This is not an unequivocally good thing. While ultimately rewarding, Punk Rock is a slow starter. Until the interval, little happens besides a bunch of Stockport sixth-formers chatting in the library. What’s said is often insightful, sometimes suprising, and undaunted by big themes, but offers few clues about where the play might be headed. This is intentional, but potentially makes for a meandering, purposeless first half. The original production didn’t surmount this issue, and this one, being a near-perfect recreation, doesn’t either.

By the interval, enough tension has accumulated to tauten the sails and drive the play to its heart-thumping conclusion. A large portion of that tension is attributable to Bennett Francis, the bully whose faux-congenial humiliation games seem calculated to incubate retaliatory action.

Bennett’s is the only noticeably altered portrayal. In 2009, Henry Lloyd-Hughes lent the character a genuine affability that suggested he believed his own bullshit, that to him his victimisation of poor awkward genius Chadwick Meade really was just horseplay. With a sneering Edward Franklin in the blazer instead, Bennett is intentionally spiteful rather than monstrously insensitive; his villainy is a little more clear-cut, which peels an onionskin-thin layer of nuance away from the deliberately unfathomable climax.

Written by Simon Stephens

Crew includes Sarah Frankcom (director), Paul Wills (designer), Philip Gladwell (lighting designer), Pete Rice (sound designer) and Kate Waters (fight director)

Cast includes Nicholas Banks (Nicholas Chatman), Edward Franklin (Bennett Francis), Ruth Milne (Cissy Franks), Mike Noble (Chadwick Meade), Laura Pyper (Lily Cahill), Rupert Simonian (William Carlisle), Katie West (Tanya Gleason), Simon Wolfe (Dr Richard Harvey), Juliet York (Lucy Francis)

Need a second opinion?

2 September, 2010

Please, Not the Face

Please, Not the Face

Please, Not the Face. Image courtesy of Owen Hughes

Bar 50, 18 – 28 August 2010

Reviewed for the Oxford Times

Please, Not the Face is part of this year’s PBH’s Free Fringe, one of the two largest producers of free festival shows. The typical Free Fringe act takes place in a poky room at the back of a dingy pub, with dodgy sound and lighting equipment and a crowd who haven’t paid, and so feel no obligation to give the act an easy ride.

Twist-Head Productions — named after the sketch show they performed at the Fringe last year — are fortunate to have secured themselves an atypical Free Fringe venue. It is at the back of a bar, but an upmarket one, with ample comfortable seating and a sound system that works. This is just as well, because the show relies on sound effects and short snippets of recognisable tunes to clue the audience in on the setting of each new sketch.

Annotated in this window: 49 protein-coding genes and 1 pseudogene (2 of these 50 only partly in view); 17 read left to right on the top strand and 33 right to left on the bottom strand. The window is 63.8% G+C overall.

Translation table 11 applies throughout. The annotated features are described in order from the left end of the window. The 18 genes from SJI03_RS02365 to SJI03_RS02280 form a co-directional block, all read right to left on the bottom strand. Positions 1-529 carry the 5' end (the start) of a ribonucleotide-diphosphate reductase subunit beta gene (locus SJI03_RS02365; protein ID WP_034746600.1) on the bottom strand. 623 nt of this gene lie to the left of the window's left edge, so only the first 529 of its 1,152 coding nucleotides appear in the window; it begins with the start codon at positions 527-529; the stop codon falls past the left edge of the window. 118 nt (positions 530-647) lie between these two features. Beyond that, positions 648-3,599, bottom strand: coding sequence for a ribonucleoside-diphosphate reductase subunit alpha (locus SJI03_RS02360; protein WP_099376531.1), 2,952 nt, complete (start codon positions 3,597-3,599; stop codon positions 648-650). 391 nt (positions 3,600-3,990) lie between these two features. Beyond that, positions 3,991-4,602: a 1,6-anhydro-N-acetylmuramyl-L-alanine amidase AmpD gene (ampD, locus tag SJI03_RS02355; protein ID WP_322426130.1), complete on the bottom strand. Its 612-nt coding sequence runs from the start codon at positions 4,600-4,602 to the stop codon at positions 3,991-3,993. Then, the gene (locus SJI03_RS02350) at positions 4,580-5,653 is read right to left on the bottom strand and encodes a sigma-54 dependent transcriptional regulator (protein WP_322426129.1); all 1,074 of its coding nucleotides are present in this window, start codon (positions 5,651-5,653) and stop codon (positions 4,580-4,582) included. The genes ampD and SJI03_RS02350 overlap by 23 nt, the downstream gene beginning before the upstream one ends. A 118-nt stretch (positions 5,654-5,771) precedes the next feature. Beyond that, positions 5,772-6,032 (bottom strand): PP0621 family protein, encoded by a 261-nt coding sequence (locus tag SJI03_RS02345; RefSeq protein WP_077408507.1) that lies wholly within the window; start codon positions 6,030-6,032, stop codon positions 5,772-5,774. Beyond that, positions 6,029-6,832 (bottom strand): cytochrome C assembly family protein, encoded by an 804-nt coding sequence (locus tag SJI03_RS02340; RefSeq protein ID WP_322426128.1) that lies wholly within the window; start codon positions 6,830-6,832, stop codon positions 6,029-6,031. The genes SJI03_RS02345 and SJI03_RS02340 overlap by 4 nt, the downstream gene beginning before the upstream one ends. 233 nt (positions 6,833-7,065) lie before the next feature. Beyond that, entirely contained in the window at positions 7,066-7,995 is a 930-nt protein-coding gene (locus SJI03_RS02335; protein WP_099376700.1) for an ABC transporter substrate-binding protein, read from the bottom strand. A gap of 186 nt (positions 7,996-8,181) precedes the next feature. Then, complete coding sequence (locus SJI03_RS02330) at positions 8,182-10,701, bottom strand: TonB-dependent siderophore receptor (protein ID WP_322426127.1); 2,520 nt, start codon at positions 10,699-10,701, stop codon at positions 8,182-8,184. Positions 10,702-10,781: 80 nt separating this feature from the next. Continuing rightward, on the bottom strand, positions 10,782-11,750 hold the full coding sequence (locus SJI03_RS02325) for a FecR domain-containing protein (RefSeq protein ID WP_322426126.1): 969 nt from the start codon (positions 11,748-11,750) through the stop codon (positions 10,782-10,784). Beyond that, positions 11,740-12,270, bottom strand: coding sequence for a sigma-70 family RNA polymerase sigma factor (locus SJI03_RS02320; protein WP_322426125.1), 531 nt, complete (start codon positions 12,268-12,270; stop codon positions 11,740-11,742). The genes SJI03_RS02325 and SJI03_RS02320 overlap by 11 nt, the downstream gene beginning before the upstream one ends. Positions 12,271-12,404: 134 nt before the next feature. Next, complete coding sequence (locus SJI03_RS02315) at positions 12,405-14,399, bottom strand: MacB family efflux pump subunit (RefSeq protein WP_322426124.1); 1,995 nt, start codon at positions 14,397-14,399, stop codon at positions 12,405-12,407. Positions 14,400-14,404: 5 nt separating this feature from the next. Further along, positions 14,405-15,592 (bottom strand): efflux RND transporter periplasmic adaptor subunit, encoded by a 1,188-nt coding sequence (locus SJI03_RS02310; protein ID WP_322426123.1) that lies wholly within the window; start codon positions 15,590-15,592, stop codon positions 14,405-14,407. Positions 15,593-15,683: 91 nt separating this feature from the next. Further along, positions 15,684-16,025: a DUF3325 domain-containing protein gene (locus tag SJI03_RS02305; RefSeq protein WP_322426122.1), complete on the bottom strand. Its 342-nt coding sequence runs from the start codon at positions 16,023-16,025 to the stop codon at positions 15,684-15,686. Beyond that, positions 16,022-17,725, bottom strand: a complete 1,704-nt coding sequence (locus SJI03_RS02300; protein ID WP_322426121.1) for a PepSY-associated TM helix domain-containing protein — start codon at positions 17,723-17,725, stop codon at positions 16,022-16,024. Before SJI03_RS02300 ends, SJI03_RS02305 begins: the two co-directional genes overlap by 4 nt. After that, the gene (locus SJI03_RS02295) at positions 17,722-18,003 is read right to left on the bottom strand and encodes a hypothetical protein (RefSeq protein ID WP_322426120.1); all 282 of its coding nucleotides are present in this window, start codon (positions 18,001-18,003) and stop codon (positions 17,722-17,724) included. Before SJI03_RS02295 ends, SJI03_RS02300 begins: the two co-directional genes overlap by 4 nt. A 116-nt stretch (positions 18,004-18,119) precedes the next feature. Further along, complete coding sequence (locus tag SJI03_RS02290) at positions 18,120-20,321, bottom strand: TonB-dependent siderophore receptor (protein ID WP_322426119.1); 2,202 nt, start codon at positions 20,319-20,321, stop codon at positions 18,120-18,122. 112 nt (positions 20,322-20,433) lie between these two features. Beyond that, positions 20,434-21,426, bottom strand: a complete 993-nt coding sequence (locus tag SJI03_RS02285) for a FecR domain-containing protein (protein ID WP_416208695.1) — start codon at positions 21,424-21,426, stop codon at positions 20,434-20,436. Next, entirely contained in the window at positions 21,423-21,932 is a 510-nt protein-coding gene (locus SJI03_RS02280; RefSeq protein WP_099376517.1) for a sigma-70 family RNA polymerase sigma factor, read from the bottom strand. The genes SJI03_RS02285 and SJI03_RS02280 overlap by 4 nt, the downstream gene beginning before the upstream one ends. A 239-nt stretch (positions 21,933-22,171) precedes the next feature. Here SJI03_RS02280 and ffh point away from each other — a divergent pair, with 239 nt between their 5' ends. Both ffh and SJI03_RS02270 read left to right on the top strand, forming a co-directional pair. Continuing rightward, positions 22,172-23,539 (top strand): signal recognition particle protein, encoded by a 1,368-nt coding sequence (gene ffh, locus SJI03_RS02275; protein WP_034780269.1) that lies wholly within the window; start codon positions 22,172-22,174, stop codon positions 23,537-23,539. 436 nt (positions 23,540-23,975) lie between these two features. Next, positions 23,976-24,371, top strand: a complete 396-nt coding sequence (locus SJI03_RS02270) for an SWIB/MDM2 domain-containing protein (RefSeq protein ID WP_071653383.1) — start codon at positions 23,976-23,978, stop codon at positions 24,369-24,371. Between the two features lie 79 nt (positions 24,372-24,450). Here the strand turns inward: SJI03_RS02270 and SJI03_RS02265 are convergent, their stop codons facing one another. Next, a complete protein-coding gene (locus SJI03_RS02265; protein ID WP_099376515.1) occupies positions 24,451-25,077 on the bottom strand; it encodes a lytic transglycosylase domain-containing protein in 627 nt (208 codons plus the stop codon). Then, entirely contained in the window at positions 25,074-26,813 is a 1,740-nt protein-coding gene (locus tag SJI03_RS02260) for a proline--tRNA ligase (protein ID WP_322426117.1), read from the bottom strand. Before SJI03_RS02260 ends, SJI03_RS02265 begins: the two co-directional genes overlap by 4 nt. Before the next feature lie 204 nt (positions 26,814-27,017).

The young company, which includes Headington-born writer-performer Owen Hughes, have mastered step one of performing Fringe comedy, which is to be shameless. Not one of the five performers appears bashful even when performing scatological or sexually explicit material (of which there is a glut in this show).

They’ve also dreamed up a good few promisingly absurd concepts, such as a Pied Piper who can’t connect with today’s youth and a surprise trading standards inspection of Sweeney Todd’s barbershop.

Disappointingly, the company fails to capitalise on these imaginative settings. They seem to assume that as long as the set-up is absurd enough, mere swear words and sexual references transform alchemically into punchlines.

The Free Fringe audience, many of whom have simply wandered in from the bar for lack of anything better to do, is not that easily pleased. What little laughter Please, Not the Face generates is not even audible over the hubbub of the Wednesday night bar crowd beyond the curtain.

2 September, 2010

The Caucasian Chalk Circle ****

The Zoo, 6 – 30 August 2010

Reviewed for the British Theatre Guide

3BUGS weave a convincing illusion of thrown-togetherness around their production of Brecht’s scathing polemic against class and wealth divides. Design and casting decisions appear to be made on the spur of the moment, based on what or whom is immediately to hand. A severely limited make-up colour palette (containing only black) is all that unites a cast dressed in mismatched odds and ends of costume from several different periods. A few wooden crates make do as a set.

Behind the illusion this is a respectably efficient production, rattling through even the dreariest of Brecht’s dialectic set-pieces at a pace that demands the audience’s full attention. Certain scenes and certain performers, though, are brisk to a fault, with lines reeled off so quickly they become garbled, making it easy to lose the thread of the plot even when applying full concentration.